What you need to know and (might have missed) in the Republican budget

Jun 29, 2021 | Policy

With the Wisconsin legislature scheduled to vote today and tomorrow on the proposed budget from the Republican-majority in the Joint Finance Committee, the Institute for Reforming Government has released a summary of their proposed 2021-2023 state budget. Explained so that the anyone can better understand what is happening in Madison this week, we discuss important issues to Wisconsin families like, spending, taxes, higher education, K-12 education, healthcare, and more. 

The full JFC budget recap can be found here (and our summary of Governor Evers’ budget here). Check out the highlights below:

>  While Governor Evers’ proposed budget includes unprecedented state spending increases – on top of a net billion-dollar tax increase AND on top of unprecedented spending increases from the federal government through COVID relief funding – the Republicans on Joint Finance Committee built a budget that lowers the tax burden on everyday Wisconsinites while utilizing federal COVID relief funding to significantly increase investments in education and healthcare.

>  While Governor Evers proposed raising taxes by more than one billion dollars, the JFC budget cuts taxes by $3.4 billion.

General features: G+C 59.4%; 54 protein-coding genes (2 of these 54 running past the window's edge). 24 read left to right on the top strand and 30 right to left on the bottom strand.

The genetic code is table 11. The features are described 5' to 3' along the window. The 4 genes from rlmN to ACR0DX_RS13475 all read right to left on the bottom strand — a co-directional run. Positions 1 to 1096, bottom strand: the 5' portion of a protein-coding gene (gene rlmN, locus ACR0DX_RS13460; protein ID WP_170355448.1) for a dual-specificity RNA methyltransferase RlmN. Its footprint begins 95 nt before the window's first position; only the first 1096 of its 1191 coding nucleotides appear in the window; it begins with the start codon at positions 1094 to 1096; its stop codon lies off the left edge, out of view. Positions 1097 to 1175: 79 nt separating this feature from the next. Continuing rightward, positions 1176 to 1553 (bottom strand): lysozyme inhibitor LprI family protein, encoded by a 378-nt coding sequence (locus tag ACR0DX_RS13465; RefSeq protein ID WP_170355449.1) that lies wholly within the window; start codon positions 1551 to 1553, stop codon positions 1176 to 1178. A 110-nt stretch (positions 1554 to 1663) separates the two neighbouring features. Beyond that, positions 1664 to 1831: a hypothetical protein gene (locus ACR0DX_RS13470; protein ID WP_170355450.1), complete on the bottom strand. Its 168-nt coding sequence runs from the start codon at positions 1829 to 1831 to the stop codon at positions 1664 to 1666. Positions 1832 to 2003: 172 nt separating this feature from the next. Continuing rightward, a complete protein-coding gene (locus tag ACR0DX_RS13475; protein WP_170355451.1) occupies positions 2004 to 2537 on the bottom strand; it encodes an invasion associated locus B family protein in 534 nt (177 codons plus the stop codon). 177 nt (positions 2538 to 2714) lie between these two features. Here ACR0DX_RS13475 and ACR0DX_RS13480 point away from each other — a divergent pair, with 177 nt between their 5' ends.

>  The JFC budget spends $3.7 billion less than the Governor’s proposal (with 483 less state government positions). Yet, the JFC budget will spend around $4.5 billion more than existing law. Budgeting for tomorrow, the JFC budget transfers $550 million to the “Rainy Day Fund.”

>  The JFC budget would create a deficit of only $286 million for the 2023-2025 budget, which according to Wispolitics, “would be one of the smallest structural deficits over the past two decades.” Governor Evers’ proposal would have created a structural deficit 4 times larger ($1.3 billion).

>  The JFC budget rejects the expansion of government-run healthcare while spending $3.5 billion more than the current budget with strategic investments including mental health care, substance use disorders, nursing homes, dental health access, and various provider reimbursement adjustments.

>  The JFC budget increases spending on K-12 by over $670 million, providing a funding increase for all schools and satisfying federal requirements (so-called “maintenance of effort”) while lowering the property tax burden and rewarding school districts that made the decision to stay open during COVID-19.